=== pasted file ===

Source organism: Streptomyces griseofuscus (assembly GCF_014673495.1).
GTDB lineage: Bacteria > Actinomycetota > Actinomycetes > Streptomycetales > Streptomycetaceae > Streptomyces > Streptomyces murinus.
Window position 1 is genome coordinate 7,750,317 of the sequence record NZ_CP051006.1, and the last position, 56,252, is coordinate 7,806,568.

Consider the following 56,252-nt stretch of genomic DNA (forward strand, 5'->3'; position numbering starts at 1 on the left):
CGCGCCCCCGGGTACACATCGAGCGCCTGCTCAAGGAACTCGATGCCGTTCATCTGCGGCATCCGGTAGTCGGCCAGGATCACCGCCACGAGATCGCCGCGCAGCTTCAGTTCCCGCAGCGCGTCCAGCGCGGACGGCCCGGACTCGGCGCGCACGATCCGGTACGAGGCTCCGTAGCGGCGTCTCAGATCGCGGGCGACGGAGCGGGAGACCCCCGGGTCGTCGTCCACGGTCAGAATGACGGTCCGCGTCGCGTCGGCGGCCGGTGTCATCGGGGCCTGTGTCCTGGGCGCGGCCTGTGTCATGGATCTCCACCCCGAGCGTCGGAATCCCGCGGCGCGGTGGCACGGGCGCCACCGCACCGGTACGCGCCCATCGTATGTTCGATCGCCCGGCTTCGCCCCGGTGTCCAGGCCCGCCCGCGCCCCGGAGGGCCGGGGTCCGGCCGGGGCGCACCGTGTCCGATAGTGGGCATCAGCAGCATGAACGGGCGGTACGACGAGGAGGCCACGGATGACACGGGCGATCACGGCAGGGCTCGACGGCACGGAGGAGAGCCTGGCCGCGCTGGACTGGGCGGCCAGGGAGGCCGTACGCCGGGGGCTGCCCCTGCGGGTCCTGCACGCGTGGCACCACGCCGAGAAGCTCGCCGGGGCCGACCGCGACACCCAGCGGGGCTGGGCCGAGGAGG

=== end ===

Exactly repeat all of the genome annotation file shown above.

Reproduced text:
Source organism: Streptomyces griseofuscus (assembly GCF_014673495.1).
GTDB lineage: Bacteria > Actinomycetota > Actinomycetes > Streptomycetales > Streptomycetaceae > Streptomyces > Streptomyces murinus.
Window position 1 is genome coordinate 7,750,317 of the sequence record NZ_CP051006.1, and the last position, 56,252, is coordinate 7,806,568.

Consider the following 56,252-nt stretch of genomic DNA (forward strand, 5'->3'; position numbering starts at 1 on the left):
CGCGCCCCCGGGTACACATCGAGCGCCTGCTCAAGGAACTCGATGCCGTTCATCTGCGGCATCCGGTAGTCGGCCAGGATCACCGCCACGAGATCGCCGCGCAGCTTCAGTTCCCGCAGCGCGTCCAGCGCGGACGGCCCGGACTCGGCGCGCACGATCCGGTACGAGGCTCCGTAGCGGCGTCTCAGATCGCGGGCGACGGAGCGGGAGACCCCCGGGTCGTCGTCCACGGTCAGAATGACGGTCCGCGTCGCGTCGGCGGCCGGTGTCATCGGGGCCTGTGTCCTGGGCGCGGCCTGTGTCATGGATCTCCACCCCGAGCGTCGGAATCCCGCGGCGCGGTGGCACGGGCGCCACCGCACCGGTACGCGCCCATCGTATGTTCGATCGCCCGGCTTCGCCCCGGTGTCCAGGCCCGCCCGCGCCCCGGAGGGCCGGGGTCCGGCCGGGGCGCACCGTGTCCGATAGTGGGCATCAGCAGCATGAACGGGCGGTACGACGAGGAGGCCACGGATGACACGGGCGATCACGGCAGGGCTCGACGGCACGGAGGAGAGCCTGGCCGCGCTGGACTGGGCGGCCAGGGAGGCCGTACGCCGGGGGCTGCCCCTGCGGGTCCTGCACGCGTGGCACCACGCCGAGAAGCTCGCCGGGGCCGACCGCGACACCCAGCGGGGCTGGGCCGAGGAGG